Why These Job Numbers Matter to the Fed

The central bank will continue to take a cue from labor market strength rather than inflation weakness.

Watchful eye.

Photographer: Andrew Harrer/Bloomberg

Even though the Federal Reserve is poised to start shrinking its $4.5 trillion balance sheet, the outlook for continued rate increases is very much in doubt following the recent slowdown in inflation. That makes the monthly jobs report on Friday even more important than usual as investors and analysts try to figure out whether the central bank will continue to take its cues from labor market strength rather than inflation weakness as it charts a course for monetary policy.

The Fed set the stage for balance sheet reduction at the July meeting of the Federal Open Market Committee. The bar for starting in September is quite low, as the economic data between now and then will have little impact on that decision. More of an issue for the balance sheet plan is the pending battle over the U.S. government's borrowing limit, or debt ceiling. If that results in bond market turmoil, the Fed will delay its plans.

As far as rate policy is concerned, the Fed remains fixated on the idea that the U.S. economy is near full employment. The unemployment rate currently stands at 4.4 percent, below policy makers' median estimate of the natural rate of unemployment of 4.7 percent. Moreover, central bankers believe that the pace of jobs growth is sufficient to place continued downward pressure on unemployment, allowing them to look through weak inflation as only transitory.

What's peculiar is that they also expect the unemployment rate will remain virtually unchanged through year-end. For that to occur, the pace of job growth must slow to something closer to 100,000 per month or the labor force participation must rise. Something has to change to hold the unemployment rate steady. In the face of low inflation, a steady unemployment rate would be dovish, but if the labor market trends established in the first half the year continue into the second half, the Fed isn't going to get to that place.

There are three main things policy makers be looking for in the July employment report:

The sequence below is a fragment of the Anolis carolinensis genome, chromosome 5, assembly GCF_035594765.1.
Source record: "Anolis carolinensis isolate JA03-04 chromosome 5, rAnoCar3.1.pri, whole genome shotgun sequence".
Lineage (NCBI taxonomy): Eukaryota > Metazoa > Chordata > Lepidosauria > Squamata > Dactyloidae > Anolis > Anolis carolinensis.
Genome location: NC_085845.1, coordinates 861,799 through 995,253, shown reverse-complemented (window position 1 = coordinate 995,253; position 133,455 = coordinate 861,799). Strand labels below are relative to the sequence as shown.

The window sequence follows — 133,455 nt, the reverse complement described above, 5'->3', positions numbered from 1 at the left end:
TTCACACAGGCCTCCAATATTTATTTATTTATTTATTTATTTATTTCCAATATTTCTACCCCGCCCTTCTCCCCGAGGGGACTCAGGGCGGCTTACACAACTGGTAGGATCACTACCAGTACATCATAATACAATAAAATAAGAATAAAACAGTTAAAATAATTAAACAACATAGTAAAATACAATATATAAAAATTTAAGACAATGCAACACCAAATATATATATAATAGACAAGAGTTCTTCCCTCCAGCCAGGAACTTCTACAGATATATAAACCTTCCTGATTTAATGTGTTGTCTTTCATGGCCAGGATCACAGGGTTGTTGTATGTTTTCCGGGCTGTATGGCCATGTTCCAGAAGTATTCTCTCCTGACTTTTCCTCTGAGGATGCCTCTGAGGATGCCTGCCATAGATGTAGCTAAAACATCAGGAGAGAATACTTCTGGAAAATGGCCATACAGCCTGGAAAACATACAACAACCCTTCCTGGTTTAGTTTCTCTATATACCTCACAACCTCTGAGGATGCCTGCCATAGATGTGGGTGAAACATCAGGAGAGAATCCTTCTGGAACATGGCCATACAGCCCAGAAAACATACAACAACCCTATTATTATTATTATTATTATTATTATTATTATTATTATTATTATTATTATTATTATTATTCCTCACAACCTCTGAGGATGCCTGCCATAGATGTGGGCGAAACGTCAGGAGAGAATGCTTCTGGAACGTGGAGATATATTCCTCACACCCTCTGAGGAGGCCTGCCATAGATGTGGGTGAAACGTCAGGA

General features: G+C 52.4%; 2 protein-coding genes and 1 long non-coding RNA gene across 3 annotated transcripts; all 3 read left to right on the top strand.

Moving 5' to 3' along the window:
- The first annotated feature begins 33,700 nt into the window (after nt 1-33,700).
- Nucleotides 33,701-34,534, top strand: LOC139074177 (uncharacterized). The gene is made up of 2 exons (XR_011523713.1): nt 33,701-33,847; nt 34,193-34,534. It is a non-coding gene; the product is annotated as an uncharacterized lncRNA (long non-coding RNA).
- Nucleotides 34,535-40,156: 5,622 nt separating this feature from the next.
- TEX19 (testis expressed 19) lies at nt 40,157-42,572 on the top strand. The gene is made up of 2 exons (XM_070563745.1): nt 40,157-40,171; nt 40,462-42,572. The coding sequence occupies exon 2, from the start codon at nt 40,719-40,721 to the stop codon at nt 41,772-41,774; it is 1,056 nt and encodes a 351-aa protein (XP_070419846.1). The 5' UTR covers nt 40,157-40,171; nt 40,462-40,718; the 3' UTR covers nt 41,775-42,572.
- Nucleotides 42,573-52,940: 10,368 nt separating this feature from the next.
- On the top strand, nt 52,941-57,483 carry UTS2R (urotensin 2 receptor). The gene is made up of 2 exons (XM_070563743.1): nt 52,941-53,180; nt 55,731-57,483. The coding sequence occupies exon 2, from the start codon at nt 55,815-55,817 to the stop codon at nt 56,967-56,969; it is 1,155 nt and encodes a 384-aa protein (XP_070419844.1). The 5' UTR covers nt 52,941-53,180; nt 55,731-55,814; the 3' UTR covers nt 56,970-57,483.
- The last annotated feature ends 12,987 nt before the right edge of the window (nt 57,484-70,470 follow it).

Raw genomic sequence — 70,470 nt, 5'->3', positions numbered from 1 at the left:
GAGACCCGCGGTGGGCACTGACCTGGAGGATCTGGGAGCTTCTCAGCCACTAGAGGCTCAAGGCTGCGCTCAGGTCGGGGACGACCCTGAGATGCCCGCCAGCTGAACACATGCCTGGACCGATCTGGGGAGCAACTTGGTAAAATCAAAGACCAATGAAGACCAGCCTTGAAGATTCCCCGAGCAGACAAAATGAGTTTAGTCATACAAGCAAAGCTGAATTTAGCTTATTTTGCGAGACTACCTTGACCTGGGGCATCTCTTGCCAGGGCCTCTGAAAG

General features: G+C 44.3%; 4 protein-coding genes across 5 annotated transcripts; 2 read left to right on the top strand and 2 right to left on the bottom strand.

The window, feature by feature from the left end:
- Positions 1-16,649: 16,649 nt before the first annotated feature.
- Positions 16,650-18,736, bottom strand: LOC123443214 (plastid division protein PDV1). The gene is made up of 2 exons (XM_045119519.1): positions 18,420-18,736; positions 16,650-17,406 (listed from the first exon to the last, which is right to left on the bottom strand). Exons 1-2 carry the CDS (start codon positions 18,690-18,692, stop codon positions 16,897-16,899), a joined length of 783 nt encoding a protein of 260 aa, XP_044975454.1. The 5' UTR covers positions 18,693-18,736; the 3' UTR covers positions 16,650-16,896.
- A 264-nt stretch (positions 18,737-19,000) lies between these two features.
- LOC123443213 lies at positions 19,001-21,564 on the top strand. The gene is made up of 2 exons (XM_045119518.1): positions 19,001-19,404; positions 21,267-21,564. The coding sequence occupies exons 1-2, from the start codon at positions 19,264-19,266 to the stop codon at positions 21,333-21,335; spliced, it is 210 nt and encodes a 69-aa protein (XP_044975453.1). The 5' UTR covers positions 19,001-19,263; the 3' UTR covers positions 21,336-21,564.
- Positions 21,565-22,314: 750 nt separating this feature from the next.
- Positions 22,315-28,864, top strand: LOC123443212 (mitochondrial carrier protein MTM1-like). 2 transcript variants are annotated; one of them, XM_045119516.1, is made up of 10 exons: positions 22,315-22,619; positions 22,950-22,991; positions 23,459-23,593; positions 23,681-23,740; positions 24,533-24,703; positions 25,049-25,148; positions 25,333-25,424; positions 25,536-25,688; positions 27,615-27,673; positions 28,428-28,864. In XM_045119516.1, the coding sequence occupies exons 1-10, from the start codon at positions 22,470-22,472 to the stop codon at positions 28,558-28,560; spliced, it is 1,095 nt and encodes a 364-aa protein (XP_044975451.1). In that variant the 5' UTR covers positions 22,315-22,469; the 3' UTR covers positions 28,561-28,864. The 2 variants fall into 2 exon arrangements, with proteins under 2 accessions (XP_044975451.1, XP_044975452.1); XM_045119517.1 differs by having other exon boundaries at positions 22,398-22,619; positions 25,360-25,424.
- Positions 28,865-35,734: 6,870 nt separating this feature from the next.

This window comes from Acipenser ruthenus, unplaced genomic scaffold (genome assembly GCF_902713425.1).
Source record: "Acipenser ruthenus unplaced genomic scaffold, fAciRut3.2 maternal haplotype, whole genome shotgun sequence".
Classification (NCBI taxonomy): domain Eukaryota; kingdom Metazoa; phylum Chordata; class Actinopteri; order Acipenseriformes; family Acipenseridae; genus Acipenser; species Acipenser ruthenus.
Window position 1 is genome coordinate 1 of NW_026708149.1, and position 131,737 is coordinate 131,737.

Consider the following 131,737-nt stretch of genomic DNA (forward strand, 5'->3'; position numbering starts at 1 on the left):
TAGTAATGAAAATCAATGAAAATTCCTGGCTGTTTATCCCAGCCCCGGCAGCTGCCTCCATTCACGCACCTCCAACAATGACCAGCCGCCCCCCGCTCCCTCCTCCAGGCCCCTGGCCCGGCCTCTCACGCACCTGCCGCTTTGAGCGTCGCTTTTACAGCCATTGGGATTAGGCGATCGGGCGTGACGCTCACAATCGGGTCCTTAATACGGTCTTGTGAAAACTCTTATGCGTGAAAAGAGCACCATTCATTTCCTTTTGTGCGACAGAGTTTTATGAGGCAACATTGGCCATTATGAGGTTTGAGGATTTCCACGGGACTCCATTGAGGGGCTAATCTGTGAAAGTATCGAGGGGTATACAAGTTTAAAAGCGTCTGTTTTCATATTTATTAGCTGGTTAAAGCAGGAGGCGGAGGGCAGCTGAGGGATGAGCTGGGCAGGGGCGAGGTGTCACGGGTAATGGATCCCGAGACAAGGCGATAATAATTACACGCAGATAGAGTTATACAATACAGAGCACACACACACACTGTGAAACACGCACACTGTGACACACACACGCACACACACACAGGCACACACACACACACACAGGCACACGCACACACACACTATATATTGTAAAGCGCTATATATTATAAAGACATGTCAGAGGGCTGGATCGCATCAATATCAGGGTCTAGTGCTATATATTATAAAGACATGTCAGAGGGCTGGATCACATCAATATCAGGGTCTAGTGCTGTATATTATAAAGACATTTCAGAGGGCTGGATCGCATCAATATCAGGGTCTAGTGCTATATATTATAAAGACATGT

• Jobs. The consensus on Wall Street is a nonfarm payrolls gain of 180,000, below June’s 222,000 but consistent with the average of 187,000 over the past 12 months. Job growth of this magnitude will help keep the Fed focused on their current policy path. They will see this pace of growth as likely to lead to a substantial undershooting of the natural rate of unemployment and thus indicative of an overheated economy. According to their thinking, this will eventually push the inflation rate to about their 2 percent target. It is only a matter of when, not if.

  • Unemployment. Analysts are looking for the unemployment rate to dip back down to 4.3 percent. With the unemployment rate already below its estimate of the natural rate of unemployment, a sharper drop would certainly rattle the Fed. Labor force participation has been generally range bound since 2015. An increase that helped keep the unemployment rate steady or even pushed it higher would indicate that the economy is not as close to full employment as currently believed. If so, the Fed could pull back on rate hike projections, especially if inflation remains weak.

  • Wages. Despite reports of tight labor markets, wage growth remains anemic. Analysts expect it to remain soft in this report as well, rising 2.4 percent from a year ago. Considering low productivity growth, the Fed would like to see something closer to 3 percent to support their contention that the economy is near full employment and inflation is set to move higher. The persistently low wage gains suggest that the Fed’s estimate of the natural rate of unemployment remains too low. If it continues, central bankers will likely feel compelled to mark down their estimate of longer run unemployment, thus providing reason to slow down the expected pace of rate increases for 2018.

If the employment report plays out according to consensus expectations -- which are within my own expectations as well -- the Fed will stick to its plan, anticipating that wages and inflation will eventually rise in the face of what they perceive to be a solid and improving labor market.

In that case, then the market odds of a December rate hike of 32 percent are on the low side. To be sure, we have four months of data until the Fed needs to make a decision about that meeting, but any labor market data that looks likely to maintain downward pressure on the unemployment rate will be on net hawkish even if inflation remains weak. Given the inflation data, though, they might be willing to remain patient and slow the expected pace of rate hikes if unemployment holds near current levels, but that patience will wear thin if it looks like unemployment will soon drop below 4 percent.

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    Tim Duy at

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